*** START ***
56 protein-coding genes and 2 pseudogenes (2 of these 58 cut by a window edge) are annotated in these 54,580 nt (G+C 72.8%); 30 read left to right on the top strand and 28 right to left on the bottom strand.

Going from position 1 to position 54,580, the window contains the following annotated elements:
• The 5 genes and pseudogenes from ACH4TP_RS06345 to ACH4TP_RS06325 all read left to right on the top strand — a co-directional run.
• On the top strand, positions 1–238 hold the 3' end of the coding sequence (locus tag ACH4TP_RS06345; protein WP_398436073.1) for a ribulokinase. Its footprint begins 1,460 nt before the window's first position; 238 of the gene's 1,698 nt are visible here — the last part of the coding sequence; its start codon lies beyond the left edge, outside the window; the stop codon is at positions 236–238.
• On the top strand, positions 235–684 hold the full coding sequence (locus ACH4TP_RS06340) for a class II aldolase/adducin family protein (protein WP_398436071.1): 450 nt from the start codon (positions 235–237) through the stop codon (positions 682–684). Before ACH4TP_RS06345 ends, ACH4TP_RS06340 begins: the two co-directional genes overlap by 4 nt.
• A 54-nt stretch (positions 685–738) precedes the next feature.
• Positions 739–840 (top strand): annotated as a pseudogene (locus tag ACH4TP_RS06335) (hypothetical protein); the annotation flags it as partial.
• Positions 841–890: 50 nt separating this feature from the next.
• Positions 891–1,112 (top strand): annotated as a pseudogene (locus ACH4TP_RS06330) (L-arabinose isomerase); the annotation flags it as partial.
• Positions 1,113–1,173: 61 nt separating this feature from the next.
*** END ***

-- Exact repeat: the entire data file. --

56 protein-coding genes and 2 pseudogenes (2 of these 58 cut by a window edge) are annotated in these 54,580 nt (G+C 72.8%); 30 read left to right on the top strand and 28 right to left on the bottom strand.

Going from position 1 to position 54,580, the window contains the following annotated elements:
• The 5 genes and pseudogenes from ACH4TP_RS06345 to ACH4TP_RS06325 all read left to right on the top strand — a co-directional run.
• On the top strand, positions 1–238 hold the 3' end of the coding sequence (locus tag ACH4TP_RS06345; protein WP_398436073.1) for a ribulokinase. Its footprint begins 1,460 nt before the window's first position; 238 of the gene's 1,698 nt are visible here — the last part of the coding sequence; its start codon lies beyond the left edge, outside the window; the stop codon is at positions 236–238.
• On the top strand, positions 235–684 hold the full coding sequence (locus ACH4TP_RS06340) for a class II aldolase/adducin family protein (protein WP_398436071.1): 450 nt from the start codon (positions 235–237) through the stop codon (positions 682–684). Before ACH4TP_RS06345 ends, ACH4TP_RS06340 begins: the two co-directional genes overlap by 4 nt.
• A 54-nt stretch (positions 685–738) precedes the next feature.
• Positions 739–840 (top strand): annotated as a pseudogene (locus tag ACH4TP_RS06335) (hypothetical protein); the annotation flags it as partial.
• Positions 841–890: 50 nt separating this feature from the next.
• Positions 891–1,112 (top strand): annotated as a pseudogene (locus ACH4TP_RS06330) (L-arabinose isomerase); the annotation flags it as partial.
• Positions 1,113–1,173: 61 nt separating this feature from the next.